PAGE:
So naturally of course, Google found some YouTube videos that have my nonsense keywords. Anyway, search is a big opportunity for us because not only is it obviously a powerhouse for Google, it's their biggest revenue leg, people want private search. So we can do things that are innovative here. We've talked about, in our announcement, also allowing what are community curated rule sets, like ad block filtering rules that can be uploaded into the search engine to customize your view of the objective index that we're developing. And we have our own index. Our search technology does not require us to crawl the whole web in real time like Google does. That requires you to become Google essentially.

We have a different way of doing it that is private and incremental, but is doing a very good job. And if people want, they can use our Goggles exploration, we hope to develop fully, to have their own sort of community-curated rankings and we think this will avoid some of the censorship pressure, but we intend to make the objective index really good and it will reflect what's out there as favored by all the users contributing with searches, and queries, and clicked results to Brave Search. So that that's a quick Brave Search demo. I hope that helps.

Brian Brown: And that search actually integrated, inside the browser, integrated with seamlessly with the wallet so that if you imagine some kind of E-commerce or something like that where you can actually do a one-click E-commerce, where I see a Nikon camera, I hit click, I want that, pay in fiat, or a combination of fiat and crypto, or crypto, and then it just arrives at your house because the browser knows where you are only on your device and then it ships to your house. So it's all kind of seamlessly integrated and it then shows you where that utility for the crypto actually comes from and how Brave can bring all those parties together.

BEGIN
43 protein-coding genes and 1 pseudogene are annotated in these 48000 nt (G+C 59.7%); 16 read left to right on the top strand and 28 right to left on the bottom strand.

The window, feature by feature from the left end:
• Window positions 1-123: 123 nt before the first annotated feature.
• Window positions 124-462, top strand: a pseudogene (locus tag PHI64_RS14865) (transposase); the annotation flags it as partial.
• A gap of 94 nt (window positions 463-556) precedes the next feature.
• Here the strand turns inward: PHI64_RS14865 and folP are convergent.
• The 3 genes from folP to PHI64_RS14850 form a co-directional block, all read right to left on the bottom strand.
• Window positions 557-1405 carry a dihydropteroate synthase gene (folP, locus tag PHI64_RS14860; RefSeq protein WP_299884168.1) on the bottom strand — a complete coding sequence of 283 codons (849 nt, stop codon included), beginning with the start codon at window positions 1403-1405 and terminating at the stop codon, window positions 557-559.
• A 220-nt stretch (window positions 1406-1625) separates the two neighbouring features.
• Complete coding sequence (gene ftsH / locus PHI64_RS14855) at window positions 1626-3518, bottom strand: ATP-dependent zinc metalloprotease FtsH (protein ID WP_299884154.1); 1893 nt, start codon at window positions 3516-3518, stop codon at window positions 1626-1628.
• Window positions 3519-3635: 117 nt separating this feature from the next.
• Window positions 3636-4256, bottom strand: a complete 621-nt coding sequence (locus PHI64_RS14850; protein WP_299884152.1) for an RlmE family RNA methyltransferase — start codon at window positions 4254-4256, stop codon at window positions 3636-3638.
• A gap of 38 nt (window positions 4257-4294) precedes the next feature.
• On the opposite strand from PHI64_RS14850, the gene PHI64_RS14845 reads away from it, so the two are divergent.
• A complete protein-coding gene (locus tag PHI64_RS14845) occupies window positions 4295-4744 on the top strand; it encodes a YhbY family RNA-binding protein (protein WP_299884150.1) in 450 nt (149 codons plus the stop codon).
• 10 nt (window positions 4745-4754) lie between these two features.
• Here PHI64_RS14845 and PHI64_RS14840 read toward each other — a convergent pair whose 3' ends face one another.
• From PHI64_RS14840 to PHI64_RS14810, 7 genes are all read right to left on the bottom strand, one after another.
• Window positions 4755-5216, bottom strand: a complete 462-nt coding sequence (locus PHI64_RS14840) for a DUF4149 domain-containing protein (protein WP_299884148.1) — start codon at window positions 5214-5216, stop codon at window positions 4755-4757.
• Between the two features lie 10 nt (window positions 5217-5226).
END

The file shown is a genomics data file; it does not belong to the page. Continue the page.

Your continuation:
And it's important to realize that Brave is the only independent private alternative to Google Chrome and Search. DuckDuckGo is basically just a skin on Bing. So we're really the only alternative for that. And as privacy continues to grow, you're going to see more and more people flocking to us. The Firefox users are in a constant state of decline if you look at the graph. They're not probably going to be maintaining that code base over time. Everyone switching to Chromium. So those 200 million people are going to shift somewhere. They're not going to shift to Chrome. They're more... I think we can go out and collect them well with our marketing activities even though 90% of our growth is organic.

Brendan Eich: Brian made a great point. Product search is very hot. You shouldn't end up all in Amazon where I think a lot of the merchants are suffering, sort of similar to the problem that the publisher is suffering with Google. So we can infer shopping intent very easily from queries like the one I'm showing. And we can actually synthesize verticals as privately as possible, including using on-device data like we do with ads and our news reader. So there's really a large commercial upside to search. It's not just about serving the user. That's our first priority. But again, when the user is happy then we're winning. We give the user a share of the revenue and if we can get our own private ad sales system up, which needs automation, self-serve, we will share search ad revenue with the user using BAT. So Basic Attention Token goes into search too.